• Toni O'Connor

Adventures in Waiting...

Two years ago in July, my husband Adrian underwent a kidney transplant at the University of Virginia in Charlottesville. Adrian is a newspaper man here in Winchester and besides being the editorialist, he writes a weekly column. The column is about local stuff, or history or our travels or whatever. While he was in his 9 week recovery period, I wrote his column. (Except the first week when we were both occupied with other things!) This ran in the Winchester Star on July 25, 2016.


Many of you know the usual author of this space had a kidney transplant on July 14 at UVA hospital. What you may not know is that the transplant has been years in the making.

Adrian had a kidney biopsy for known and suspected problems in December 2005. At that time he was diagnosed and told a transplant was inevitable. In fact, his local kidney specialist felt it may be necessary in 18-24 months. We were advised that a living donor would be the preferable method.

At this point the waiting begins. His numbers were too high to be placed on the “list,” but the search began for a compatible donor. Many folks stepped forward to volunteer, myself included, but most fell by the wayside as the wrong blood type or other preventative conditions.

Three folks matched well enough for further testing with one proving to be an excellent match. This donor was cleared early in 2006.

We thought that once a match was found the transplant would be performed. But, more waiting as his own kidneys had to run their entire course. Even with an excellent match there is still the possibility of immediate rejection. He must use his own until they were totally worn out.

So, for the last 10 years, we have waited as the kidneys deteriorated. His local doctor managed through medication changes and a renal diet to keep him going and keep him off dialysis. Initially his function numbers rose on the new medications and the renal diet.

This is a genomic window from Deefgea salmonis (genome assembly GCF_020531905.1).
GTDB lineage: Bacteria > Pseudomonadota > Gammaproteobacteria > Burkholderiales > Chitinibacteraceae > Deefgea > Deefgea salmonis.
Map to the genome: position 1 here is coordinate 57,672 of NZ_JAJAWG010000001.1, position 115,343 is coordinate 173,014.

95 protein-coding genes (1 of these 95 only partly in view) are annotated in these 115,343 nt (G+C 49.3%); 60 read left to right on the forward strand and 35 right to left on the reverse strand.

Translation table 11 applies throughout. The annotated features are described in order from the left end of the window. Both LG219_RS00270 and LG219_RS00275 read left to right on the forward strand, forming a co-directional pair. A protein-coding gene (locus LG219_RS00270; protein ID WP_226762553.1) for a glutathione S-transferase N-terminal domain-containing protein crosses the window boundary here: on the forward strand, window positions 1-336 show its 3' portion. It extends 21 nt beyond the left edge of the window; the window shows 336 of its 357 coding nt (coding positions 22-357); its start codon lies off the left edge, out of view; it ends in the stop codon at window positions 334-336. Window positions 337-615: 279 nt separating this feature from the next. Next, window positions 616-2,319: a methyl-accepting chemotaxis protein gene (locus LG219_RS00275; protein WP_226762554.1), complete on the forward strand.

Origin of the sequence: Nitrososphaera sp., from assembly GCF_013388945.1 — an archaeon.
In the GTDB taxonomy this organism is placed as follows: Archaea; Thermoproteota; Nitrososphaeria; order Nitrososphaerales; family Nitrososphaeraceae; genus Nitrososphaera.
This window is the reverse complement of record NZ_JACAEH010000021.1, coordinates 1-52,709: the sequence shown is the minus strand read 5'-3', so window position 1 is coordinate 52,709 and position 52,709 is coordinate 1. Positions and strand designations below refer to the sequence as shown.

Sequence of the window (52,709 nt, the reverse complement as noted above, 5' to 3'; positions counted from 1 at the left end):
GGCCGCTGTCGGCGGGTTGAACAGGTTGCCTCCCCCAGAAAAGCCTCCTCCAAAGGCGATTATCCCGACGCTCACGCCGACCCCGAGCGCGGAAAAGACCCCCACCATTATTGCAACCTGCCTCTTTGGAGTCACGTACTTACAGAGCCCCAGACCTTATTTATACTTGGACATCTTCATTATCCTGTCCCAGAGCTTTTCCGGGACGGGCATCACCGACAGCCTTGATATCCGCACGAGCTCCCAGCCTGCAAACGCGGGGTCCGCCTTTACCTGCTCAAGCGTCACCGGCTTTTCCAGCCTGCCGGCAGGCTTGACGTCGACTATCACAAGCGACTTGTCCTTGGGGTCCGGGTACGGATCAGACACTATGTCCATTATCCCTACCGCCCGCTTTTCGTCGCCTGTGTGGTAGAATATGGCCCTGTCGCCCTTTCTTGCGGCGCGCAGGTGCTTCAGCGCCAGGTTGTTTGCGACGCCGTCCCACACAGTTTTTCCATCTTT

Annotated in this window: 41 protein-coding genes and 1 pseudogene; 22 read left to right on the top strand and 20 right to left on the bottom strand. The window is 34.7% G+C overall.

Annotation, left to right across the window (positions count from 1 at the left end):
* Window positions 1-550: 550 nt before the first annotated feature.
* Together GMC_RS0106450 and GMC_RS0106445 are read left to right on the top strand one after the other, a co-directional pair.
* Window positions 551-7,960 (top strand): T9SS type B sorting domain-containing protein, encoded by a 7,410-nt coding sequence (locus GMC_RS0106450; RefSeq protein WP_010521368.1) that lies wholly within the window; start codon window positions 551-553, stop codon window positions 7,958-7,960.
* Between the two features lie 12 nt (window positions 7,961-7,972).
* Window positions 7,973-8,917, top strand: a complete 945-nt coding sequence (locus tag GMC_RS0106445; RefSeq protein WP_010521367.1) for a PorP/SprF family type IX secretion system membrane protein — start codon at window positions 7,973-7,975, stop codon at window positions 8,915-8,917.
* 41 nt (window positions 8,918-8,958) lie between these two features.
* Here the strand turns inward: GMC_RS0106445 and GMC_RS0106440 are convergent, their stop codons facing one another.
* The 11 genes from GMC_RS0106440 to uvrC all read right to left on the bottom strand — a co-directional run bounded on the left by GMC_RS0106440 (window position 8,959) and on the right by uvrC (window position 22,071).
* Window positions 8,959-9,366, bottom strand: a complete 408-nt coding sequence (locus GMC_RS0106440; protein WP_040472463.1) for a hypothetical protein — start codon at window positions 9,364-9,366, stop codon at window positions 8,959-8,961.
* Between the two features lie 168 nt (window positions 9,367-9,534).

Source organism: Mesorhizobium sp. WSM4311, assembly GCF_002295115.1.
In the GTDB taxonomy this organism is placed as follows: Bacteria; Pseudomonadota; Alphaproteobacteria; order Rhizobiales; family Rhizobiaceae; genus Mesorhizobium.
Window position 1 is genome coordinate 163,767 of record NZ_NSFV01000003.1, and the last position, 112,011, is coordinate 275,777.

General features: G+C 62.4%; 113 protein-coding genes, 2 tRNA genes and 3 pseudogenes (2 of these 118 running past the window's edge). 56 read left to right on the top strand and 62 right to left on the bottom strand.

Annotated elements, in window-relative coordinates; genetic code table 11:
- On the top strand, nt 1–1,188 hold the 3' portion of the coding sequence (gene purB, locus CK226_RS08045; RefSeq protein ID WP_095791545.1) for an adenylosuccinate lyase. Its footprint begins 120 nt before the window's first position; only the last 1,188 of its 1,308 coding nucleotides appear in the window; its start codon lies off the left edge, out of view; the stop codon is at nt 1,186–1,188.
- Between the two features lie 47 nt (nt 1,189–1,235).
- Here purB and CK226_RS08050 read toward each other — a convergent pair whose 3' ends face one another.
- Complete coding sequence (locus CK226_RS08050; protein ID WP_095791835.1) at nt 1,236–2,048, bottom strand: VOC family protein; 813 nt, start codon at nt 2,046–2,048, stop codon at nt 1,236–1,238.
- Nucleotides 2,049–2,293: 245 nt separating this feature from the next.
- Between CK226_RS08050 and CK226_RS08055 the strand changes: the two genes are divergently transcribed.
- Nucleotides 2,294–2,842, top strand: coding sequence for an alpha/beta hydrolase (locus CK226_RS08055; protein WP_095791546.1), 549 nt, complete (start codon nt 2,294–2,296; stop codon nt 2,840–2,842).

Ah, the renal diet. I was responsible for much of its administration. This diet is low potassium, low sodium, low phosphorus and low fun. Restrictions of foods included: potatoes, oranges, tomatoes, nuts, brown sugar, dried beans, whole grains, processed meats, and CHOCOLATE to name a few. (Did I mention it was no fun?)

So for 10 years whenever my husband accompanied me to the grocery store he lamented loudly as he looked at the loaded shelves, “I live in the land of unhappiness!” My reply: “If you were truly living in the land of unhappiness, you would weigh a whole lot less.” Thus, I shopped alone for the most part.

The next adventure in waiting began much more recently. In January, Adrian reached the required level for transplant. Testing for him and the donor began again to make certain both were healthy enough and still a match. Both passed the necessary tests by the end of May.

The fated day came. We were to report at 11 a.m. More adventures in waiting. Two hours in the surgical waiting room before being called to pre-op. He was wheeled away around 3 p.m. and I returned to surgical waiting.

The team assures people they will call the waiting room every two hours to update the family- Adrian’s sister Esme, her husband Pete and me. They called after anesthesia had been administered and again two hours into the surgery. Adrian’s surgeon came to talk to us about 6:15. He told us everything went as expected.

Then, nothing. No calls, still listed on the screen as in surgery. The lady at the desk provided some answers.

When I mentioned that the surgeon had spoken to us an hour before and he should be out of surgery by now, she said, “Oh, honey, the surgeons don’t close. The TEAM closes.” Alrighty then.

By 7:30 he was listed as out of surgery but not in recovery. For over an hour. At 8:00 the surgical waiting room closed, and we were kicked out into the main waiting room. Where was he? In the hall? Recovery? Cold storage?

At 8:40 the lady at the information desk could only tell me he was out of surgery but not yet in recovery. Noting my obvious distress, she called the recovery room and was told he had recently arrived.

Some minutes later, the recovery nurse did call my cell phone. He was going to the floor shortly and we should wait (again) in family waiting on the surgery floor for a nurse to come get us.

We finally got to see him at 10:15, and he was in rare form. More on that next week.


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